Jim Meehan

El mal personificado

COLLEGE STATION (TEXAS) La equiparación de la guerra con el mal individual se ha vuelto omnipresente –si no universal– en la política internacional contemporánea. Las guerras son luchas contra tiranos perversos y los gobiernos ilegítimos que éstos controlan. Semejante retórica permite justificar, reñir y apoyar las guerras más fácilmente, sobre todo a dirigentes democráticos que deben reaccionar directamente ante las oscilaciones de la opinión pública. Semejante lenguaje funciona igualmente bien en cualquier sociedad de la era actual, obsesionada con los medios de comunicación.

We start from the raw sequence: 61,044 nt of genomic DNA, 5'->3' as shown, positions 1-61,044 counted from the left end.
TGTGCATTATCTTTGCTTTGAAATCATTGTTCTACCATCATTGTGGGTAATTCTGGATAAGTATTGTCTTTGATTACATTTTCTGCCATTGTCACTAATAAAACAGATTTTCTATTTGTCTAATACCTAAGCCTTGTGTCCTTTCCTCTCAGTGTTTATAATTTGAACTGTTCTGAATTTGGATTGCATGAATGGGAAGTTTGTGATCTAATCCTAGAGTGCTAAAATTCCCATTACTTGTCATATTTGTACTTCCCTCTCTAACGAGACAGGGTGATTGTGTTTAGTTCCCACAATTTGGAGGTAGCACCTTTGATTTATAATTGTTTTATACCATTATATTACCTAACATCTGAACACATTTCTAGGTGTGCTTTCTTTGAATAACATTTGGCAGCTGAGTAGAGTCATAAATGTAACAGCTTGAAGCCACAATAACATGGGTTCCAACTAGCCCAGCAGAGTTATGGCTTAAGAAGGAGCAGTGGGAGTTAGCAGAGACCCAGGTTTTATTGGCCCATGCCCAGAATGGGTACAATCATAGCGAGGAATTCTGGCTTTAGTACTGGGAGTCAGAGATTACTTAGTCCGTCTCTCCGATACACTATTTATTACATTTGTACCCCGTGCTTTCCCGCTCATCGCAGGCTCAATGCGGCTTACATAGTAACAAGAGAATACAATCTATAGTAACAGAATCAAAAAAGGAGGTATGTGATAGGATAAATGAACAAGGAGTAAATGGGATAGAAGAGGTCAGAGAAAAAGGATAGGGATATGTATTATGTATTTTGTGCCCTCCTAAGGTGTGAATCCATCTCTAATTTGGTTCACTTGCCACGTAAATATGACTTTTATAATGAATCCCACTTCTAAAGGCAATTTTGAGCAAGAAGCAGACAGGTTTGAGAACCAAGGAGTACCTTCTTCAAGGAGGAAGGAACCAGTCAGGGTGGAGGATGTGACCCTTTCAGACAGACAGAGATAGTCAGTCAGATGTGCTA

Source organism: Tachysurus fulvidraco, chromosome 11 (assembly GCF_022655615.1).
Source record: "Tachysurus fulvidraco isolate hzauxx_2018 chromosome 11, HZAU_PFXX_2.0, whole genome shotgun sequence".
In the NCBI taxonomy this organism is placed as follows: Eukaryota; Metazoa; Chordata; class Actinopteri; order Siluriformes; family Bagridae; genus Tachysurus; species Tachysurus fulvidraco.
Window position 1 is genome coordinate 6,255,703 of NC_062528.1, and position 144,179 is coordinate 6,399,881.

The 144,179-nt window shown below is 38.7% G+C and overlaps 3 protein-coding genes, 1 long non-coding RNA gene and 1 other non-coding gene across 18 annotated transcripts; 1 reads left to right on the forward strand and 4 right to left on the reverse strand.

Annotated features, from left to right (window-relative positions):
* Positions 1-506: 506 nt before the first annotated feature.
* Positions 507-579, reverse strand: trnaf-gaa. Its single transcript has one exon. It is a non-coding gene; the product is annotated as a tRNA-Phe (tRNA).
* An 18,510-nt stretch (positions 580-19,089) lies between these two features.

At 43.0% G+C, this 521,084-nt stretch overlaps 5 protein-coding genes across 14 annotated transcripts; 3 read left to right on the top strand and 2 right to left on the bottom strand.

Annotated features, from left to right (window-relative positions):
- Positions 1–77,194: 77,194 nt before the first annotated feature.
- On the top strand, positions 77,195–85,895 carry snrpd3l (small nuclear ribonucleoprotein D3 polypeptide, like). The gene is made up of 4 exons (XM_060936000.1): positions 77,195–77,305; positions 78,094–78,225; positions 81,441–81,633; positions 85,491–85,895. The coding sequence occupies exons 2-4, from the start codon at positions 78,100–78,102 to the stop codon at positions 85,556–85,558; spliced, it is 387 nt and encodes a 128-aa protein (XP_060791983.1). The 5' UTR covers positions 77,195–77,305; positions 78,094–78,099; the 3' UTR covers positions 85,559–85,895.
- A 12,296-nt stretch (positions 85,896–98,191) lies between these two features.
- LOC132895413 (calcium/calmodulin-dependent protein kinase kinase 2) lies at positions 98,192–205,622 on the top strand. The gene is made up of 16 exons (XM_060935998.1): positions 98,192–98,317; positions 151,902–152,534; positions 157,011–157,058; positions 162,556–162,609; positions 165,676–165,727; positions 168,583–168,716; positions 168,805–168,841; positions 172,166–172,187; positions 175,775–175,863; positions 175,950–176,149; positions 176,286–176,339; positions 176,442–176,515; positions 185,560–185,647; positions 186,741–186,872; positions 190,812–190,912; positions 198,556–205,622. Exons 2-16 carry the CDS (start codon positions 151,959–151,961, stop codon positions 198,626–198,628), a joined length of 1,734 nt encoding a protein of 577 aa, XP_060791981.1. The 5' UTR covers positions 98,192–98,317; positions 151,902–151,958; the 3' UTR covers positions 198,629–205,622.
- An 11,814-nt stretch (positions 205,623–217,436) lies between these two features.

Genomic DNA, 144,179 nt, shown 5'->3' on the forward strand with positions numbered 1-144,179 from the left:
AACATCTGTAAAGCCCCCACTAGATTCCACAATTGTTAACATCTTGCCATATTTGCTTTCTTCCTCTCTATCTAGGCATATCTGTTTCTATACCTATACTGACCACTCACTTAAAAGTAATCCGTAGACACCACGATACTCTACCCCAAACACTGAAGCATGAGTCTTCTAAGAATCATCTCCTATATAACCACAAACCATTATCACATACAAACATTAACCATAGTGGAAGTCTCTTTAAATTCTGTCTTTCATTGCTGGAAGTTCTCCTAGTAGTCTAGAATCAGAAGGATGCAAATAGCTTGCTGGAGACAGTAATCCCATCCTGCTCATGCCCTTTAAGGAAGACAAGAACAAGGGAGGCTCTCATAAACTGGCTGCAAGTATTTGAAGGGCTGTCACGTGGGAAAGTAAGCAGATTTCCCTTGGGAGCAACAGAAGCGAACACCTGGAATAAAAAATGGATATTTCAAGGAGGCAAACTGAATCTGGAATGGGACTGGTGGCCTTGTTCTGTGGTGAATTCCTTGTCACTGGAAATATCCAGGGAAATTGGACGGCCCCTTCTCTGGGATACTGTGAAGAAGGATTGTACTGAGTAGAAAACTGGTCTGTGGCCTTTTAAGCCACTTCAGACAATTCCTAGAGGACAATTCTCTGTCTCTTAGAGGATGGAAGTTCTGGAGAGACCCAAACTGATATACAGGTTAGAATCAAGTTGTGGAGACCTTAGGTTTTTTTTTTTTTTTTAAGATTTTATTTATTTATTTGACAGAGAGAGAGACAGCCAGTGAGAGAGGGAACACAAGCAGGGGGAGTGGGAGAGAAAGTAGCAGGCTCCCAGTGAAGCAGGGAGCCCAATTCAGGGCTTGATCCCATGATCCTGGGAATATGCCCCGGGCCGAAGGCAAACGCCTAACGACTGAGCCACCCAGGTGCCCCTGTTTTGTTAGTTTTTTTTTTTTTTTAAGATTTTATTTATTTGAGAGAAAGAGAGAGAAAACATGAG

Así, pues, no es de extrañar que los dirigentes políticos personalicen constantemente los conflictos internacionales. Por desgracia, semejante lenguaje trillado hace que las guerras resulten más difíciles de evitar y de acabar e incluso más mortíferas.

La retórica del mal personificado resulta fácil de ver con ejemplos americanos, pero en modo alguno es un fenómeno exclusivamente americano. Los dirigentes chinos culpan a los dirigentes taiwaneses de las tensiones entre las dos orillas de su estrecho y al Dalai Lama de todo lo que aflige al Tíbet. Del mismo modo los participantes en protestas en todo el mundo hicieron que George W. Bush se pareciera a Hitler y los mulás de todo el mundo islámico lanzan arengas ritualistas contra los presidentes de los Estados Unidos, a los que consideran satanes terrenales, sin por ello dejar de indicar su profundo afecto al pueblo americano.

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